Posted on in Blog by The Rev. David Marshall
The rainbow flag in front of our church signals that this is a safe place. In the months since the flag went up I have received queries from families with two moms or two dads asking if this would be a safe place for them. They shared heartbreaking stories of having been rejected from their own churches. I responded that, yes, I believe this is a safe place for anyone who wants communal support for loving God and loving all of God’s people.
As I contemplated writing this reflection, I looked at what others have written about the significance of the rainbow flag. One quote stood out: Gay Pride was not born of a need to celebrate being gay, but our right to exist without persecution. (www.stop-homophobia.com) The significance of the rainbow flag outside St. Dunstan’s Church is not pride, or promotion, or celebrating one group or another. The issue is to respect the dignity of every human being, as we promise in our Baptismal Covenant.
Last October we were all horrified by the reports of carnage and murder at an Orlando night club. Omar Mateen killed 49 people and injured 53 others in a terrorist/hate attack on a popular gay nightclub before being killed himself. On the following Thursday, at 7 PM, St. Dunstan’s Church offered a prayer vigil for the victims of this attack. We draped a rainbow flag, the Gay Pride flag, over a table that held a sand bowl. Into the sand bowl, we placed a candle for each person who died, as we recited their names and ages. The next day a member of our congregation asked if we could place the flag outside, over our street sign, to let the neighborhood know that we grieve for the fallen, and that this is a safe place.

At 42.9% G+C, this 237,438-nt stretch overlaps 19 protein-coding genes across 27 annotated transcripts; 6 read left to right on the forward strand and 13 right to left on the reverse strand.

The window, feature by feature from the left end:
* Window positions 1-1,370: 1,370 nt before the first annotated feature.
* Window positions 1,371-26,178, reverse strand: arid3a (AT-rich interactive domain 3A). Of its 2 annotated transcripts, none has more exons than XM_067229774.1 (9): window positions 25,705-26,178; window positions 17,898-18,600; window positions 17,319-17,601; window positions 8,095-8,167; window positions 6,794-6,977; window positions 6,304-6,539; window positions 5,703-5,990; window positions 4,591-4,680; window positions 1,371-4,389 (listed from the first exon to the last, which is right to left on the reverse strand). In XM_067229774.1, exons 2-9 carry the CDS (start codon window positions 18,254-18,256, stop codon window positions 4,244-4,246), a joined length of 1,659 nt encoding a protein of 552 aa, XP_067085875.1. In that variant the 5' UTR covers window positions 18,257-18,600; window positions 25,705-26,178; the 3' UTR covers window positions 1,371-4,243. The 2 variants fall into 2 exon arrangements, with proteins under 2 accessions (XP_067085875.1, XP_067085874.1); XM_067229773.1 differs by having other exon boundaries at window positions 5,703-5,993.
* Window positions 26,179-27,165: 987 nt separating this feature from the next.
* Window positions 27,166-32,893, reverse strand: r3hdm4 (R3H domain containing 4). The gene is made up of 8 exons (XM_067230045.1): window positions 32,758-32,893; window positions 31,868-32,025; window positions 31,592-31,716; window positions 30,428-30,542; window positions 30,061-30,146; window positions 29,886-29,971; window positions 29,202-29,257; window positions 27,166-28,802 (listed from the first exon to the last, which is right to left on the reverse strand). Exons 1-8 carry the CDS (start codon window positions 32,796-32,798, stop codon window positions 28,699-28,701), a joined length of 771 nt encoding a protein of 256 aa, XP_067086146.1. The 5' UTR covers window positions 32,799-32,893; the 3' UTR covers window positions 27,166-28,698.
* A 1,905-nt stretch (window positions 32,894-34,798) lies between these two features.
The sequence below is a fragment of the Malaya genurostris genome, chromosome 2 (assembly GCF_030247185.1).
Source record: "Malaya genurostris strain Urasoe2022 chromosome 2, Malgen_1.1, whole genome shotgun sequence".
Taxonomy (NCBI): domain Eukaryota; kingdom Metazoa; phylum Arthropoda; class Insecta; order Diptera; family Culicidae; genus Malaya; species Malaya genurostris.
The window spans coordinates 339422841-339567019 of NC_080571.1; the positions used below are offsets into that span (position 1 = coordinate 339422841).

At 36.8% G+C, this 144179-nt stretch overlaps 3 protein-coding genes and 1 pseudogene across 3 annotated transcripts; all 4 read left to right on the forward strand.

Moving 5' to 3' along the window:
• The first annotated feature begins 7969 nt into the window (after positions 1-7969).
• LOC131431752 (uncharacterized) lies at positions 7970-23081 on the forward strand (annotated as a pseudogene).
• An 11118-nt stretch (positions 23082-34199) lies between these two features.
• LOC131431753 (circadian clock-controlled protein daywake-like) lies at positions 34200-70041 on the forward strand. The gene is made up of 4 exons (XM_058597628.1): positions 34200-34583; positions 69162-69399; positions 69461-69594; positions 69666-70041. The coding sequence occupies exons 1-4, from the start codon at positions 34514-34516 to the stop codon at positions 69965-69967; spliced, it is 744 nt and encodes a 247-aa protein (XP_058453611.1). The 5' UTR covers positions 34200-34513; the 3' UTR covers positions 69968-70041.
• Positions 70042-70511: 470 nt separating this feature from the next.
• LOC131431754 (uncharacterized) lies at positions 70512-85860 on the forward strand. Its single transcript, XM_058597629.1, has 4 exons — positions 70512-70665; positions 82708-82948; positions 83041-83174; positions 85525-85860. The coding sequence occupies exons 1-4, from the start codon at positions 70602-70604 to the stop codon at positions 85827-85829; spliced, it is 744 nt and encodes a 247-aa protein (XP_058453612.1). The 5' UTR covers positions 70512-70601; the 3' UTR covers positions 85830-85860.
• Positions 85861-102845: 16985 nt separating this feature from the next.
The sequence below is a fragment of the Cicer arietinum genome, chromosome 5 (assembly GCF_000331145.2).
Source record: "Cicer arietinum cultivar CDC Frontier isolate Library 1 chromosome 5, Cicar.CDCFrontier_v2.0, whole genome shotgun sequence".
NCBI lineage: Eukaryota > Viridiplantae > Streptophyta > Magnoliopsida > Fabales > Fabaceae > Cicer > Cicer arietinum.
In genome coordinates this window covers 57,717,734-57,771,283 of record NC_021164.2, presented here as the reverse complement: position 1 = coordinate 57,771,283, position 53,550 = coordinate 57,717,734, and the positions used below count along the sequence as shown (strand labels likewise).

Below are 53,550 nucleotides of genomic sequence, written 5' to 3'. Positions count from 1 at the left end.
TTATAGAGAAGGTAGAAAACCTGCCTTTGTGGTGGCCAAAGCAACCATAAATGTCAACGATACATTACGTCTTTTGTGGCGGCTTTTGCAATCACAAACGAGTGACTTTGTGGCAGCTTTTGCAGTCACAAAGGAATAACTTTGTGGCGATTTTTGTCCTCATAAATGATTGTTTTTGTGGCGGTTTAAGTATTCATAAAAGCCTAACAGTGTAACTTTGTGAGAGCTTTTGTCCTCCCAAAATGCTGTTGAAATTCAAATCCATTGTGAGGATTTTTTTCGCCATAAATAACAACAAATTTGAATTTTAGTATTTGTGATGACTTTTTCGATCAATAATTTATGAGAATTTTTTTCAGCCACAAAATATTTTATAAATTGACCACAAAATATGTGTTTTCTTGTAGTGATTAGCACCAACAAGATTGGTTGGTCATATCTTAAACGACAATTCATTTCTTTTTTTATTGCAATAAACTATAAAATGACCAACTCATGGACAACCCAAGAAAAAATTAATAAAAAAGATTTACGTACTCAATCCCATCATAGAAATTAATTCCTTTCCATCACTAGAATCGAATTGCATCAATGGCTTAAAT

In the last several months, across our nation there have been an alarming number of threats, vandalism of places of worship, desecration of Jewish graveyards, and physical violence against Sikhs, Muslims, Jews, and people who look different. People who identify as LGBTQ have been categorized, along with religious and ethnic minorities, as “other” and “threatening”. The flag in our driveway signifies that we stand against these acts of hatred and prejudice.
We don’t all agree about politics. We don’t all agree about issues of human sexuality or even about religion. What we have in common is our love of God as revealed in Jesus. We find that together, in community, we can better live out our calling to do God’s work in the world. This is challenging work, and we need God and each other. We can only hope to succeed together. Together, and only with God’s help, can we hope to make a difference as we strive for justice and peace among all people, and respect the dignity of every human being.
Yours in Christ,